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J Biol Chem. 1998 Dec 4;273(49):32864-9.

Signal decay through a reverse phosphorelay in the Arc two-component signal transduction system.

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Department of Microbiology and Molecular Genetics, Harvard Medical School, Boston, Massachusetts 02115, USA.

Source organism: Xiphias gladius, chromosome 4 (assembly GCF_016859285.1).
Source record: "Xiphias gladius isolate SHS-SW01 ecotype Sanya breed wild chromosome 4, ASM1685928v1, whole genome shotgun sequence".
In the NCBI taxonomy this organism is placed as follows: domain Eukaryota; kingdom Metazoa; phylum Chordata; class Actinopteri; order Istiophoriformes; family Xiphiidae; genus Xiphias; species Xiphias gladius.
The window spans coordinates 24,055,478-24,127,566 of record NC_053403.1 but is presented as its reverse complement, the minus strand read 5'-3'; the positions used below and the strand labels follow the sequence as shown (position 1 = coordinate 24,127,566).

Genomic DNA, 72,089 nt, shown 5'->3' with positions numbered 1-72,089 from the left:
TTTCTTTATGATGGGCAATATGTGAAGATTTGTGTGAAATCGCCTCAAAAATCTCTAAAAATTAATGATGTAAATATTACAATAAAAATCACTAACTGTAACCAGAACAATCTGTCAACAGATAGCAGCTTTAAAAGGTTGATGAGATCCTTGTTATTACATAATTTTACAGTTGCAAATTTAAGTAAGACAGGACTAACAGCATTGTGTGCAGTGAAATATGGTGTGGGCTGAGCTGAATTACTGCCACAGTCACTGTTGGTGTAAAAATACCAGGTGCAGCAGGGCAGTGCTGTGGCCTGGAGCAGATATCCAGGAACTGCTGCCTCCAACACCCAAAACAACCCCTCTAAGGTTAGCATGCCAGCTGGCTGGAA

Escherichia coli senses and signals anoxic or low redox conditions in its growth environment by the Arc two-component system. Under those conditions, the tripartite sensor kinase ArcB undergoes autophosphorylation at the expense of ATP and subsequently transphosphorylates its cognate response regulator ArcA through a His --> Asp --> His --> Asp phosphorelay pathway. In this study we used various combinations of wild-type and mutant ArcB domains to analyze in vitro the pathway for signal decay. The results indicate that ArcA-P dephosphorylation does not occur by direct hydrolysis but by transfer of the phosphoryl group to the secondary transmitter and subsequently to the receiver domain of ArcB. This reverse phosphorelay involves both the conserved His-717 of the secondary transmitter domain and the conserved Asp-576 of the receiver domain of ArcB but not the conserved His-292 of its primary transmitter domain. This novel pathway for signal decay may generally apply to signal transduction systems with tripartite sensor kinases.

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